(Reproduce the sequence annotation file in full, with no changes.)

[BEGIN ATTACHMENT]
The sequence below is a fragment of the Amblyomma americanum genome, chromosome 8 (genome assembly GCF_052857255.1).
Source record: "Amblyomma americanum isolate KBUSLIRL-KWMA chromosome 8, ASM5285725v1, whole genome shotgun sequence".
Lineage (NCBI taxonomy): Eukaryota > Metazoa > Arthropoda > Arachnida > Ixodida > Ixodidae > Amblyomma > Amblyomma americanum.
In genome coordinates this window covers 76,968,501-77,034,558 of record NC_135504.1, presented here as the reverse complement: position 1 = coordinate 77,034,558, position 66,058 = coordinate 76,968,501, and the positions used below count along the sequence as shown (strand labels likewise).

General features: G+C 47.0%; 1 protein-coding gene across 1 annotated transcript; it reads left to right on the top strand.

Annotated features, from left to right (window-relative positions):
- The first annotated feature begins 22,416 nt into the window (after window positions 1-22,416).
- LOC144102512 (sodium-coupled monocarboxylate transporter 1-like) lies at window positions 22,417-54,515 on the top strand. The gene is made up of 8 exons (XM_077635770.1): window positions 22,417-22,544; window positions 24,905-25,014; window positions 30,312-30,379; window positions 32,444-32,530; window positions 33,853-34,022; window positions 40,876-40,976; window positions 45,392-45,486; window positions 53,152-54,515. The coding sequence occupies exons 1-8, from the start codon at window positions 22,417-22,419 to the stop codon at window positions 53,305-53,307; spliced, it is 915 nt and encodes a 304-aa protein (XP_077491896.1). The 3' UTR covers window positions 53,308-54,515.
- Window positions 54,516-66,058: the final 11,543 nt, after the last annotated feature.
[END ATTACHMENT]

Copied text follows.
The sequence below is a fragment of the Amblyomma americanum genome, chromosome 8 (genome assembly GCF_052857255.1).
Source record: "Amblyomma americanum isolate KBUSLIRL-KWMA chromosome 8, ASM5285725v1, whole genome shotgun sequence".
Lineage (NCBI taxonomy): Eukaryota > Metazoa > Arthropoda > Arachnida > Ixodida > Ixodidae > Amblyomma > Amblyomma americanum.
In genome coordinates this window covers 76,968,501-77,034,558 of record NC_135504.1, presented here as the reverse complement: position 1 = coordinate 77,034,558, position 66,058 = coordinate 76,968,501, and the positions used below count along the sequence as shown (strand labels likewise).

General features: G+C 47.0%; 1 protein-coding gene across 1 annotated transcript; it reads left to right on the top strand.

Annotated features, from left to right (window-relative positions):
- The first annotated feature begins 22,416 nt into the window (after window positions 1-22,416).
- LOC144102512 (sodium-coupled monocarboxylate transporter 1-like) lies at window positions 22,417-54,515 on the top strand. The gene is made up of 8 exons (XM_077635770.1): window positions 22,417-22,544; window positions 24,905-25,014; window positions 30,312-30,379; window positions 32,444-32,530; window positions 33,853-34,022; window positions 40,876-40,976; window positions 45,392-45,486; window positions 53,152-54,515. The coding sequence occupies exons 1-8, from the start codon at window positions 22,417-22,419 to the stop codon at window positions 53,305-53,307; spliced, it is 915 nt and encodes a 304-aa protein (XP_077491896.1). The 3' UTR covers window positions 53,308-54,515.
- Window positions 54,516-66,058: the final 11,543 nt, after the last annotated feature.